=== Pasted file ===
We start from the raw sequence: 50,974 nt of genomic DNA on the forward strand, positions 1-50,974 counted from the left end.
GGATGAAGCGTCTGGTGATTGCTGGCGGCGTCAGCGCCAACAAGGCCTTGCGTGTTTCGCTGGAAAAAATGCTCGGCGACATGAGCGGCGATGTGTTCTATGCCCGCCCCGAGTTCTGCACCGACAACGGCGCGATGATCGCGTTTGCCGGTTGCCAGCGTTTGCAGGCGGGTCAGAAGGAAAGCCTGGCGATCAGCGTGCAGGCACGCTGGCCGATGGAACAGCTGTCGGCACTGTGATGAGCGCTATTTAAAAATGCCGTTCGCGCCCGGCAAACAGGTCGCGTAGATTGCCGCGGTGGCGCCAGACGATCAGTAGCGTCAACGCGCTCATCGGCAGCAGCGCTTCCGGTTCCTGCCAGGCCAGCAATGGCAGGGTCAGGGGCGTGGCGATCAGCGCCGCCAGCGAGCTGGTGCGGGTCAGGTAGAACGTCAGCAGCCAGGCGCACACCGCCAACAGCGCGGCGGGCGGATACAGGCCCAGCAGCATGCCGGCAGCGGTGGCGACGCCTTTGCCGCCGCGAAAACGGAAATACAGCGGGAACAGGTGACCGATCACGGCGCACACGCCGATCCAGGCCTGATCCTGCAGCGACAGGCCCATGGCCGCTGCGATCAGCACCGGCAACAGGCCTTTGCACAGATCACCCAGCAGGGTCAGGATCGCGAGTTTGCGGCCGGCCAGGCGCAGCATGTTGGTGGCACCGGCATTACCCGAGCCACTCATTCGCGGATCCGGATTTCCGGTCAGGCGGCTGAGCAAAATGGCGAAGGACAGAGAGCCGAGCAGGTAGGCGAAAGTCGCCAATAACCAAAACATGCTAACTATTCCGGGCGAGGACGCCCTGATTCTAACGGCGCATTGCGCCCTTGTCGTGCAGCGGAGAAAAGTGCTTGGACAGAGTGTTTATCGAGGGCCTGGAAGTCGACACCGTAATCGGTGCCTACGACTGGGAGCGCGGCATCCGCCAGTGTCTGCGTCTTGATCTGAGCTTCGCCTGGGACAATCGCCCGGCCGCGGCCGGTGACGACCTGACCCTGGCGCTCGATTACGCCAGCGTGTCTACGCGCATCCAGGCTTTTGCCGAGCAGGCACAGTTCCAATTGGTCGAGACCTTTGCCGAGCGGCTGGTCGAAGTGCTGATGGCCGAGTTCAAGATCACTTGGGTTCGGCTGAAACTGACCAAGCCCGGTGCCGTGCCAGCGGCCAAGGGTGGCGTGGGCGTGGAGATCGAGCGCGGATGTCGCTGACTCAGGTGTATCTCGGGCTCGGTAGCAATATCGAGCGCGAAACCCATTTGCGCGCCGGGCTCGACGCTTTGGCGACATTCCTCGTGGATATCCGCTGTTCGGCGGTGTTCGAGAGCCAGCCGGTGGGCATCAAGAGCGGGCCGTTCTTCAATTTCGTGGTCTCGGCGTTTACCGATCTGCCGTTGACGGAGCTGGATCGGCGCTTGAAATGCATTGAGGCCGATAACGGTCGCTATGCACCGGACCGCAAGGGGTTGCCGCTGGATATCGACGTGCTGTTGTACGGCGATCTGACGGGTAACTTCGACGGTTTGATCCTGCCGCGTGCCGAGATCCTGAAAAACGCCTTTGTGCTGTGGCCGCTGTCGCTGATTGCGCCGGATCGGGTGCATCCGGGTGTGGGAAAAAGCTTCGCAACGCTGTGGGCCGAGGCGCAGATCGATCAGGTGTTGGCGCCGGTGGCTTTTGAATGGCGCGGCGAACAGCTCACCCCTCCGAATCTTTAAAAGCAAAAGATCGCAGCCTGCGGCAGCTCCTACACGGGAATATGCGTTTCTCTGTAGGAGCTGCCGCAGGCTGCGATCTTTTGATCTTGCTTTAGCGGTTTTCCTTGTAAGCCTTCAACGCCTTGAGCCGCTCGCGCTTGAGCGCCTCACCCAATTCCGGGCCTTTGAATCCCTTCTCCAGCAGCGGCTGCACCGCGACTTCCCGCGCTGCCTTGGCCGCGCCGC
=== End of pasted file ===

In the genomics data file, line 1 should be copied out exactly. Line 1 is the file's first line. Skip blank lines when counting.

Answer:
We start from the raw sequence: 50,974 nt of genomic DNA on the forward strand, positions 1-50,974 counted from the left end.